Wednesday, May 24, 2006

Recent School Board Decision

Here is an article from the Pelican Press - a Sarasota newspaper:

Save Riverview campaign continuing to grow

But the board continues with plans for a new high school facility
By Rachel Brown Hackney

When Molly Cardamone appeared before the Sarasota County School Board on May 16, she spoke not only as a former Sarasota mayor on a mission to preserve historic structures in the city but as a retired teacher whose first posting was at Riverview High School.

Noting her personal connection to the 1958 Paul Rudolph structures on the Riverview campus – examples of the internationally known Sarasota School of Architecture, which the board seems prepared to raze to make way for a new school – Cardamone pleaded for preservation. She and others united in the Save Riverview effort were dismayed to have learned on the morning of the board meeting, she said, that an item on the consent agenda dealt with the ranking of construction managers for the Riverview project; that item mentioned “demolition of the existing facility.”

The agenda item seemed to contradict a promise Superintendent Gary Norris and board Chairman Carol Todd had made on April 28 to her and others, Cardamone said, that “there would be community dialogue” before any further steps were taken in regard to the Rudolph buildings.

Norris responded that the agenda item did not violate the spirit of that agreement. Board attorney Art Hardy explained further that, if the board approved the action, that simply meant district officials could begin to negotiate with a contractor to manage the eventual project at Riverview. “Under any scenario, there will be demolition involved in this project,” he pointed out.“This in no way binds the board to any particular plan,” Hardy said. Responding to a question from board member John P. Lewis, Hardy added, “You don’t know exactly what you’re asking the construction manager to do yet, but you want to have somebody on line so that when you say, ‘This is what we want to do,’ they can hit the ground running with it.”

Following the discussion, the board voted 5-0 to approve the consent agenda, including the Riverview item.

Cardamone’s appearance at the board meeting reflected a recent groundswell of support to save the Rudolph structures. The movement doesn’t involve just local residents, according to Cardamone and well-known Sarasota architect Carl Abbott, who spoke with the Pelican Press in a joint telephone interview. The London Times recently featured an article on the school board’s plans, Abbott said, and architectural journals have spread the word across the United States.

Lee Byron, a real estate agent with Michael Saunders and Company, told the Pelican Press she had taken a petition to a recent meeting of the firm’s agents and had been met with enormous support for saving the buildings. Referring to her fellow agents, she said, “They just exploded in wanting to sign it.”

At the May 16 meeting, Cardamone held up another petition filled with signatures that had been gathered in just 10 minutes, she said, after discussion of the issue at a function attended by a Save Riverview committee member.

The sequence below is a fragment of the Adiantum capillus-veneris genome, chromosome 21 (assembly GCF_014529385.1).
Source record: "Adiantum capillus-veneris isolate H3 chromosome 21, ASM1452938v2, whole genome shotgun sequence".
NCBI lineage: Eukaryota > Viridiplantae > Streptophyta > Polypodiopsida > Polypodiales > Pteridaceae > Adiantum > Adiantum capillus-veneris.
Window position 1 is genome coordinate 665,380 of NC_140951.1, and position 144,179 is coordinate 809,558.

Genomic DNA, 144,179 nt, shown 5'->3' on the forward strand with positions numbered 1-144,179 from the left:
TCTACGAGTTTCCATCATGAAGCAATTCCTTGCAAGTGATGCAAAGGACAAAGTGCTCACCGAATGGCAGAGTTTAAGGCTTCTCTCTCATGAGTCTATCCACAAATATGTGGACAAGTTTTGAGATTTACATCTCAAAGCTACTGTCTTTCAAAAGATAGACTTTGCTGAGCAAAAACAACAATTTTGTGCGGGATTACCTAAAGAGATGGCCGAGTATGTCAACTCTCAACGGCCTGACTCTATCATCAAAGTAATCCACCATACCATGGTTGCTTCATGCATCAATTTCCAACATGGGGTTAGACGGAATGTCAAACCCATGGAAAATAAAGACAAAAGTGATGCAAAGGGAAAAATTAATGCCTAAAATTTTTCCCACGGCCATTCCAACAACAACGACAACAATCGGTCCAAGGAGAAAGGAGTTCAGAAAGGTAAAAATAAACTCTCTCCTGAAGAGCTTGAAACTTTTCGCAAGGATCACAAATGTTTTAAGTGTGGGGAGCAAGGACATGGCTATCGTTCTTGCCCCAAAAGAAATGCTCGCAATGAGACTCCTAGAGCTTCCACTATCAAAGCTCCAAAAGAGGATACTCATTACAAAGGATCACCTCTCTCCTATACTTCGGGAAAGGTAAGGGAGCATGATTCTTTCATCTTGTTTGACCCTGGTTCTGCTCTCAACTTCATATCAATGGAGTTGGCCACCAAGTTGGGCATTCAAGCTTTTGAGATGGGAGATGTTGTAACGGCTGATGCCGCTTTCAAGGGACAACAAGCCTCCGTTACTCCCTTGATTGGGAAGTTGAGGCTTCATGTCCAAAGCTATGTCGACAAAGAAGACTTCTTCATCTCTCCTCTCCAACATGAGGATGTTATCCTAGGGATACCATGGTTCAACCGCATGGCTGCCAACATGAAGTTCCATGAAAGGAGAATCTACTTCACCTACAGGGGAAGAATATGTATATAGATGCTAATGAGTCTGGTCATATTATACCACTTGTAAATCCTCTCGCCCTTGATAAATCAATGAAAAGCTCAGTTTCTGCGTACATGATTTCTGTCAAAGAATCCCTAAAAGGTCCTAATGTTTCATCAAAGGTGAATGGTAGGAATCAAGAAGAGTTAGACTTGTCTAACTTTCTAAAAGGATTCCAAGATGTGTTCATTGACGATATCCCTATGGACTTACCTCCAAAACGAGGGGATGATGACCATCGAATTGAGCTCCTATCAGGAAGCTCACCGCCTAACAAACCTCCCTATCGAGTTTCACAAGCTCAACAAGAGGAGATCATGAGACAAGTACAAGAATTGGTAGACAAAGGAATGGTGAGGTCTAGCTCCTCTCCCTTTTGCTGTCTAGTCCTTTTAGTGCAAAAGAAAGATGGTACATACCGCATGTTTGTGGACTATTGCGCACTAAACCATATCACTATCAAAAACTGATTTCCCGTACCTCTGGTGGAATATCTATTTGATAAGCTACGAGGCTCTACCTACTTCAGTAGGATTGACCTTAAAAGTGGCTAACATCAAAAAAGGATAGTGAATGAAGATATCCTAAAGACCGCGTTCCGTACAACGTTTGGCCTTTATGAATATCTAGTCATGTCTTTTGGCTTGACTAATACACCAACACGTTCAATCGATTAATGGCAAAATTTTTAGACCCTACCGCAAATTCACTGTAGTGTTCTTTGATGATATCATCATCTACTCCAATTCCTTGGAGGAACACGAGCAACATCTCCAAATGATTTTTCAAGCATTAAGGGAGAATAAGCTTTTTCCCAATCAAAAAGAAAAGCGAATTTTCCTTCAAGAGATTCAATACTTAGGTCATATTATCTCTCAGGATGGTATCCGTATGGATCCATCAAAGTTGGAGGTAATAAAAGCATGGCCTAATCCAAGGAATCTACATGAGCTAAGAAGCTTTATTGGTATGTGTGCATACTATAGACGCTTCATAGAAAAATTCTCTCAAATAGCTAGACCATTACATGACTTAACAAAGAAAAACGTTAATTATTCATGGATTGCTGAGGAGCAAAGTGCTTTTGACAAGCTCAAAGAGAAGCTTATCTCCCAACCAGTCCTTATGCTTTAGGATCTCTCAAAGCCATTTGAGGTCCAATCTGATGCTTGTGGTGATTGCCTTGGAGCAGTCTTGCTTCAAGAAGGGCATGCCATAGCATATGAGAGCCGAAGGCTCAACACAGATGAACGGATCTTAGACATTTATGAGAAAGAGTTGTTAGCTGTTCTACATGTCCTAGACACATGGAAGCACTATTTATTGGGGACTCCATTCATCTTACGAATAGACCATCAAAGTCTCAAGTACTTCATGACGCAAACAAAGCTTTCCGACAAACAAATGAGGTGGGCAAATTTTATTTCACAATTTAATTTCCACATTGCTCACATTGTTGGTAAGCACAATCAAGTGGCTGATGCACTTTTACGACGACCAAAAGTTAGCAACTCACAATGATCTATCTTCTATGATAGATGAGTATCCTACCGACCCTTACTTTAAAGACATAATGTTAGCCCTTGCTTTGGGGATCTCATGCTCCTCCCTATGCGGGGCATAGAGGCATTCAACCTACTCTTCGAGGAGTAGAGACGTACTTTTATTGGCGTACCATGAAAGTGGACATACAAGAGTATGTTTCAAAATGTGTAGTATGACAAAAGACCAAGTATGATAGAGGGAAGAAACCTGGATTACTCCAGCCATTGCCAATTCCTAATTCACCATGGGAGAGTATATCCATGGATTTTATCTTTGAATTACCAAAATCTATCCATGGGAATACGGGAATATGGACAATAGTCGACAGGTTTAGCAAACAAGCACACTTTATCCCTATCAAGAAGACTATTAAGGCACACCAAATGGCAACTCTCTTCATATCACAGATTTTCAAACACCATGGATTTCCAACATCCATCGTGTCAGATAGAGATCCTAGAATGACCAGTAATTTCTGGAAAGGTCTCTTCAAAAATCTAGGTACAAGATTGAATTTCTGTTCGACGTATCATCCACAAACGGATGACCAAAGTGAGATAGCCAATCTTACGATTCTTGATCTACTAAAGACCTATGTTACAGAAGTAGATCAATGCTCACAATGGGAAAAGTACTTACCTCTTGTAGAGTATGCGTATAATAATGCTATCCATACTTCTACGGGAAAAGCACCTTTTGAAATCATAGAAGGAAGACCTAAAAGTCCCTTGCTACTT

When he first learned the school board was looking at tearing down the Rudolph buildings, Abbott said, the emotional toll was “like a tear in my heart.” He conceded the structures are “not in good condition,” but he is adamant they can be rehabilitated through use of state grant funds designated for such purposes.“It makes sense to reuse what is of value,” he added.

Board member Laura Benson knows only too well the limitations of the current facilities at Riverview – including the Rudolph structures: Her son was a freshman there this year. During a special meeting the week before the May 16 session, she referred to the school’s condition as “deplorable.”

In a telephone interview, Benson expressed frustration over the fact that the Save Riverview effort had not begun in earnest until the past few months, after the board members started discussing details about constructing a new high school on the Riverview campus.

She was introduced to problems with the current facilities in January 2003, she said, when Florida’s first lady, Columba Bush, paid a visit to the school. The members of Bush’s entourage were wearing black suits, Benson said. When the party exited the buildings, everyone’s clothes were “covered in a fine white dust … The dust just blew my mind.” She found herself thinking, “The kids are breathing this.”

The existing school also is too crowded for its student population, Benson said. “All the kids are on top of each other” as they move from class to class, and “parking is horrendous.”During the May 16 board meeting, Vice Chairman Frank Kovach noted he was a Riverview alumnus. “That school had pretty poor classrooms in the ‘70s,” he said, adding that Riverview students need a 21st-century facility.

Benson said she happily would vote to give any group wanting to move the Rudolph structures to another location the money the board would have to spend on demolishing them, to help pay for the move. Regarding the board’s plans to erect a new school and the effort to save the historic structures, Benson added, “Everybody is doing everything for the right reason.” However, “I don’t know how to make it a win-win at this point.”

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